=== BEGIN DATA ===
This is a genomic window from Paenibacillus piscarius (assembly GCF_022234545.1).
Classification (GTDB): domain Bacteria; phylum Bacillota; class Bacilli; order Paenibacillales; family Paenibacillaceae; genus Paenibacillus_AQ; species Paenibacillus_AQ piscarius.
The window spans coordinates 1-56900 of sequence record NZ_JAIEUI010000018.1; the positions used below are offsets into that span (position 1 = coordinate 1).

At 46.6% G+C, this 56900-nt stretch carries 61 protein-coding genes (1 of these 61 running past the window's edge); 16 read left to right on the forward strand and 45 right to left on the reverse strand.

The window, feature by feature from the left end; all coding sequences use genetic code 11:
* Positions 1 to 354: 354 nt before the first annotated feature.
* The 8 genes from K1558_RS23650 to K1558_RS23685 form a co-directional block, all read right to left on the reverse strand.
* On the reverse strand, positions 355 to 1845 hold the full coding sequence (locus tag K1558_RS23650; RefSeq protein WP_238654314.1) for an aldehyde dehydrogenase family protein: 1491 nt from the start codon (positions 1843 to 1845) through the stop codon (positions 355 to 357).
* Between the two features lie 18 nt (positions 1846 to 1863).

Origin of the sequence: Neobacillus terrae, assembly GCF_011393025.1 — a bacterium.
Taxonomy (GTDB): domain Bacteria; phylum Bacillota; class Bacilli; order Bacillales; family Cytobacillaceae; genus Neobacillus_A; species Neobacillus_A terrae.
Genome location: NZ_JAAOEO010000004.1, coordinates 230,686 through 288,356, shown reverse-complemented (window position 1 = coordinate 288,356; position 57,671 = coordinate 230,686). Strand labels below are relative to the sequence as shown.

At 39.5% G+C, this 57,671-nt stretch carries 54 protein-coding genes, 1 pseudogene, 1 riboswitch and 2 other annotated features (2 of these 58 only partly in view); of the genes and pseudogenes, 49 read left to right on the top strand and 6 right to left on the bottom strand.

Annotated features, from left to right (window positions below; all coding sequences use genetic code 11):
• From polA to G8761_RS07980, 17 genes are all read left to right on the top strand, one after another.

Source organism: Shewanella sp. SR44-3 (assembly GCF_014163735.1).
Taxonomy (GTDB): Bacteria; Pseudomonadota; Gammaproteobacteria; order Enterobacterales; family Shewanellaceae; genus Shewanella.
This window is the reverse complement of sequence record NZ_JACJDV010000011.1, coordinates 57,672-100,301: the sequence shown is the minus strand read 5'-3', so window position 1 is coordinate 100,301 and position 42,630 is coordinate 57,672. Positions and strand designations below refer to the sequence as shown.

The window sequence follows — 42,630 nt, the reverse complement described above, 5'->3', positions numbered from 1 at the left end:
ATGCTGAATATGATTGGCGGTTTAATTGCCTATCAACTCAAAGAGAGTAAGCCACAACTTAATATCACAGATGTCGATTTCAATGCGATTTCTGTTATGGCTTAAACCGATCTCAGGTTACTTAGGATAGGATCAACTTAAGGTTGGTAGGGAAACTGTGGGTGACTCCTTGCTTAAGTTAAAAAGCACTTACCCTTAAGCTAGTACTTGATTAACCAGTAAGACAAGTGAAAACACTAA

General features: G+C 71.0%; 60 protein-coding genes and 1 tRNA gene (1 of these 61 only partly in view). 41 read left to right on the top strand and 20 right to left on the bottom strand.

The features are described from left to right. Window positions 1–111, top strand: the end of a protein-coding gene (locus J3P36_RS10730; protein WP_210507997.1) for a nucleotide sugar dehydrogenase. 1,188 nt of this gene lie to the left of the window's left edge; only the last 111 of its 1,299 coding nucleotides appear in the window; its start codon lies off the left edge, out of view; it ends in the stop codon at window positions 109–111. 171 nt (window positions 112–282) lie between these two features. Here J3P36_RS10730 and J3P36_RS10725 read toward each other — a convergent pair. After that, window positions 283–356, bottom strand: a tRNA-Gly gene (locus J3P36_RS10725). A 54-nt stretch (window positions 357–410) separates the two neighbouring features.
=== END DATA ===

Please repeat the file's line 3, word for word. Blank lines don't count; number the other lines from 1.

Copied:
The window spans coordinates 1-56900 of sequence record NZ_JAIEUI010000018.1; the positions used below are offsets into that span (position 1 = coordinate 1).